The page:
Wednesday, November 21, 2012
Published January 2007 by Penguin Group
Source: I bought this one
After a messy divorce and other personal missteps, Elizabeth Gilbert confronts the "twin goons" of depression and loneliness by traveling to three countries that she intuited had something she was seeking. First, in Italy, she seeks to master the art of pleasure by indulging her senses. Then, in an Indian ashram, she learns the rigors and liberation of mind-exalting hours of meditation. Her final destination is Bali, where she achieves a precarious, yet precious equilibrium.
This one took me for a ride. I loved the descriptions of the food and towns in Italy, I "got" Gilbert's sense of humor, and people Gilbert met in Bali were so interesting On the other hand, I finally took to skimming the chapters set in India. It's not that I had a problem with learning about Gilbert's experiences at the Ashram or even learning about Yoga. But, dang, it felt like a tutorial on Yoga and gurus and self-awareness at times and I finally had to just acknowledge that there was no way I was going to get through this without skimming. Perhaps this section suffered in comparison as well because the reader learns almost nothing about India whereas Gilbert did a fine job of teaching me new things about the history and lifestyles of both Italy and Bali.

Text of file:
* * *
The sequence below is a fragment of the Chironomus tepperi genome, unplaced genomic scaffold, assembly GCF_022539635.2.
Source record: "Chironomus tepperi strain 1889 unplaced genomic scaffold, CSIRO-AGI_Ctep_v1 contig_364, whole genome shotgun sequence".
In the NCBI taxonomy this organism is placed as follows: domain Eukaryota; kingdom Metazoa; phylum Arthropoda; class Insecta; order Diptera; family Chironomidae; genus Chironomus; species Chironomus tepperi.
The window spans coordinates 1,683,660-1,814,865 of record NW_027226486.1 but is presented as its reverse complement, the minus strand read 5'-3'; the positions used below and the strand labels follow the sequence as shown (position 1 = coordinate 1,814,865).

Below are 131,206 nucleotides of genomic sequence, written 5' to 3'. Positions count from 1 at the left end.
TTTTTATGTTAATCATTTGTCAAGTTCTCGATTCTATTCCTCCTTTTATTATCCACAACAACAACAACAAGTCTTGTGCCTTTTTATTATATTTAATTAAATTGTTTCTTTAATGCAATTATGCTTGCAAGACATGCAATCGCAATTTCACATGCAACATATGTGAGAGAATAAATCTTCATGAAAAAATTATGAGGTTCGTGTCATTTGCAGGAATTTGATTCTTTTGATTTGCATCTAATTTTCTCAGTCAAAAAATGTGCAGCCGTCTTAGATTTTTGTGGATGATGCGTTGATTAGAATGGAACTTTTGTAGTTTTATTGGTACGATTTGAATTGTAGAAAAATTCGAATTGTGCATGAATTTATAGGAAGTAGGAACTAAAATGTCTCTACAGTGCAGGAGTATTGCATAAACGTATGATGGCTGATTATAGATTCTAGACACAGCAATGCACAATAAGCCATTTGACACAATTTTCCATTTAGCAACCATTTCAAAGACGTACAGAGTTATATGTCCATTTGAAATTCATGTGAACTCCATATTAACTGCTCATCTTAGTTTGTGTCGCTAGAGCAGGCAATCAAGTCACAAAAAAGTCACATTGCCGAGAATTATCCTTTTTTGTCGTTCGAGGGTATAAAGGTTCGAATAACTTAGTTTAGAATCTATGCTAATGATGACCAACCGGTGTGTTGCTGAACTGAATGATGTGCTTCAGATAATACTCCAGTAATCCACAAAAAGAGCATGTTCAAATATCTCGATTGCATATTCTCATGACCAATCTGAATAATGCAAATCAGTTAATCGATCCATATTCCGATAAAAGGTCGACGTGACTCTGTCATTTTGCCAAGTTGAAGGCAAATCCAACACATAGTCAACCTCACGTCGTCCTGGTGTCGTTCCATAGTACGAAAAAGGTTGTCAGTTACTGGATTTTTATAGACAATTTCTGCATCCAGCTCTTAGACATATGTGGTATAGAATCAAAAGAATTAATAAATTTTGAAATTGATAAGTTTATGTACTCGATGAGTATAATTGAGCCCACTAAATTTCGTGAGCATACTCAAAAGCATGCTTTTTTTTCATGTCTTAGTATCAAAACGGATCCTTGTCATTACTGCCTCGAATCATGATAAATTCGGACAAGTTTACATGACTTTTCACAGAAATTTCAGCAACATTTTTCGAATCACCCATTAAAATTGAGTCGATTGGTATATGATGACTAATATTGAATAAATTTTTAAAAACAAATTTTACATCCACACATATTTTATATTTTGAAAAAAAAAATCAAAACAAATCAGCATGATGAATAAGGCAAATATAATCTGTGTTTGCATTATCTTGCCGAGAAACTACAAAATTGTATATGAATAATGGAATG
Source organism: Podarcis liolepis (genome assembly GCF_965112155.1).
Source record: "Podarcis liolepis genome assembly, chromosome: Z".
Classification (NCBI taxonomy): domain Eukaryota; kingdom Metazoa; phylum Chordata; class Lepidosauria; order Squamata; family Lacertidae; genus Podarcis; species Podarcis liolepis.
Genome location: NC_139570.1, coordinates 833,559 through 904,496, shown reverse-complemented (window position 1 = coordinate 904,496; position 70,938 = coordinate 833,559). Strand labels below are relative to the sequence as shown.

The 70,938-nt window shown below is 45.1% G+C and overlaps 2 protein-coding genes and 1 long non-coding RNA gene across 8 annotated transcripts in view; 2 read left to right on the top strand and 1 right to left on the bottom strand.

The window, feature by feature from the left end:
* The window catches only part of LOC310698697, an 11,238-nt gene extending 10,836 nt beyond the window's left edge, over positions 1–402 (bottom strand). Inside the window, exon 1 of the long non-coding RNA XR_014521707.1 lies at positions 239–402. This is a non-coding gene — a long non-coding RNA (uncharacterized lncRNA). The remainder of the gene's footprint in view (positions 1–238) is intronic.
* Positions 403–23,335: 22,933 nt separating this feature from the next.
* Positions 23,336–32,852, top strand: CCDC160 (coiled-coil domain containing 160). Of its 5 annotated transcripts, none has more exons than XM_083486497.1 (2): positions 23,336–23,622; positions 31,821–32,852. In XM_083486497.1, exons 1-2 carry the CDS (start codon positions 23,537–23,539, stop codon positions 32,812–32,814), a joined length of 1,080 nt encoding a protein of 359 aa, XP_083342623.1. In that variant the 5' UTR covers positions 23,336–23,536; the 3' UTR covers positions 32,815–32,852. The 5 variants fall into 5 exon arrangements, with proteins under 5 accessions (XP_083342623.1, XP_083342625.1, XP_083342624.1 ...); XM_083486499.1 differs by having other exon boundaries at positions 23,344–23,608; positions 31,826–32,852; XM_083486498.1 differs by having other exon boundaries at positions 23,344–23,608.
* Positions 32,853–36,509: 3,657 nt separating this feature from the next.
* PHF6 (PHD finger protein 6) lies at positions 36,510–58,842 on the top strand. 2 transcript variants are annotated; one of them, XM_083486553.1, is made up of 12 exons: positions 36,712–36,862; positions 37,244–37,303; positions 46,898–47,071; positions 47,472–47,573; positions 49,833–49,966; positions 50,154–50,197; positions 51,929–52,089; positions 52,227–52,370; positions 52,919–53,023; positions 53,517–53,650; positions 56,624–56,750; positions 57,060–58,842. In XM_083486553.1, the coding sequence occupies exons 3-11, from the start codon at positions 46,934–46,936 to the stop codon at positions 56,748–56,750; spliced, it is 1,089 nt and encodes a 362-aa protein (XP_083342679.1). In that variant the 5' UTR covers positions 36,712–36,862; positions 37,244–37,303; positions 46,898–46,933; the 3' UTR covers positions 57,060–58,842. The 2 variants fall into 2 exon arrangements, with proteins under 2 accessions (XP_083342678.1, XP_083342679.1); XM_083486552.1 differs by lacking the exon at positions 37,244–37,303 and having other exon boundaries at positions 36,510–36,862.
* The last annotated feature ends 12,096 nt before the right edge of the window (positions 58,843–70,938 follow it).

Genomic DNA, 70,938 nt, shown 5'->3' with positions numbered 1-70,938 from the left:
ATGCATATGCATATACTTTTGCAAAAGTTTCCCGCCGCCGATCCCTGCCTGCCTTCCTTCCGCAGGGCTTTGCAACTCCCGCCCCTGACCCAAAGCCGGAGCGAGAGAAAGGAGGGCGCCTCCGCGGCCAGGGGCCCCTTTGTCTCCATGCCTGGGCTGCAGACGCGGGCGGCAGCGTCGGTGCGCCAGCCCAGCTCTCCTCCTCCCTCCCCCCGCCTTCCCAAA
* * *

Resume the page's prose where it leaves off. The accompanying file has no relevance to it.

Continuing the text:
I always have a problem with books turned into movies. Should I see the movie first so I don't risk being disappointed by the adaptation or read the book first so I don't spend the entire book with the actors in my head instead of forming my own impressions? The other problem with this second option is that I still spend the entire time comparing the book and the movie. I spent all of this book thinking "well, this is different than the movie," or "ah, so they combined these two scenes in the movie," or "this wasn't in the movie at all." Which wasn't necessarily a bad thing; I think they did a fine job of adapting the book and it was a comparison that held up well (except the ending - I liked the ending in the movie much better but then it was probably one of the very reasons that critics didn't love the movie).
Is Eat, Pray, Love self-indulgent at times? Yes. Did I sometimes want to slap Gilbert upside the head and tell her to just get over it? Yes. But I liked this book...a lot It made me think, it made me laugh and that's enough.
Posted by Lisa at 1:30 AM